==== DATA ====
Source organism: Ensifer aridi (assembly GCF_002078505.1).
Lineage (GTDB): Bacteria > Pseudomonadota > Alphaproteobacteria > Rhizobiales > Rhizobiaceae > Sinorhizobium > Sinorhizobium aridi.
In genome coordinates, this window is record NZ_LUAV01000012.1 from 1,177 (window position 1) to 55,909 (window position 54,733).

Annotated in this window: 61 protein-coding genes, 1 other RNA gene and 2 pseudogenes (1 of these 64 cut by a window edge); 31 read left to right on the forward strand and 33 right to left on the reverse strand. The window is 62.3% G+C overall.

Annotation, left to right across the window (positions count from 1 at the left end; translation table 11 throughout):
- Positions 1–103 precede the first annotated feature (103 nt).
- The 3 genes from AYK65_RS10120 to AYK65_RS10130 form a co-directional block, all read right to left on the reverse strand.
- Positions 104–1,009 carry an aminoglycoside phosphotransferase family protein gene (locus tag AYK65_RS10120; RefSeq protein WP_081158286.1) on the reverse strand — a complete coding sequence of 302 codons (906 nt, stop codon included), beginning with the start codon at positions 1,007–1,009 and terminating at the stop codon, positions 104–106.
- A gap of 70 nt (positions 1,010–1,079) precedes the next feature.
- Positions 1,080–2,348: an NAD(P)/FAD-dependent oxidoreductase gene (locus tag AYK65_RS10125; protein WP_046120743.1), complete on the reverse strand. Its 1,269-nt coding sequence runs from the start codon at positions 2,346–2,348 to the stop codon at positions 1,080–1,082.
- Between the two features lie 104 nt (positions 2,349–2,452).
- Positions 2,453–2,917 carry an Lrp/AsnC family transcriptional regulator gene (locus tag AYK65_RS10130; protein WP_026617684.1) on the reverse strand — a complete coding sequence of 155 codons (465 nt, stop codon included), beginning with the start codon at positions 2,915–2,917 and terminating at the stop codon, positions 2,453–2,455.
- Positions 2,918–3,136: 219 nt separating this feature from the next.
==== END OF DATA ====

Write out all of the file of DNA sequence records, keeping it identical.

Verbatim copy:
Source organism: Ensifer aridi (assembly GCF_002078505.1).
Lineage (GTDB): Bacteria > Pseudomonadota > Alphaproteobacteria > Rhizobiales > Rhizobiaceae > Sinorhizobium > Sinorhizobium aridi.
In genome coordinates, this window is record NZ_LUAV01000012.1 from 1,177 (window position 1) to 55,909 (window position 54,733).

Annotated in this window: 61 protein-coding genes, 1 other RNA gene and 2 pseudogenes (1 of these 64 cut by a window edge); 31 read left to right on the forward strand and 33 right to left on the reverse strand. The window is 62.3% G+C overall.

Annotation, left to right across the window (positions count from 1 at the left end; translation table 11 throughout):
- Positions 1–103 precede the first annotated feature (103 nt).
- The 3 genes from AYK65_RS10120 to AYK65_RS10130 form a co-directional block, all read right to left on the reverse strand.
- Positions 104–1,009 carry an aminoglycoside phosphotransferase family protein gene (locus tag AYK65_RS10120; RefSeq protein WP_081158286.1) on the reverse strand — a complete coding sequence of 302 codons (906 nt, stop codon included), beginning with the start codon at positions 1,007–1,009 and terminating at the stop codon, positions 104–106.
- A gap of 70 nt (positions 1,010–1,079) precedes the next feature.
- Positions 1,080–2,348: an NAD(P)/FAD-dependent oxidoreductase gene (locus tag AYK65_RS10125; protein WP_046120743.1), complete on the reverse strand. Its 1,269-nt coding sequence runs from the start codon at positions 2,346–2,348 to the stop codon at positions 1,080–1,082.
- Between the two features lie 104 nt (positions 2,349–2,452).
- Positions 2,453–2,917 carry an Lrp/AsnC family transcriptional regulator gene (locus tag AYK65_RS10130; protein WP_026617684.1) on the reverse strand — a complete coding sequence of 155 codons (465 nt, stop codon included), beginning with the start codon at positions 2,915–2,917 and terminating at the stop codon, positions 2,453–2,455.
- Positions 2,918–3,136: 219 nt separating this feature from the next.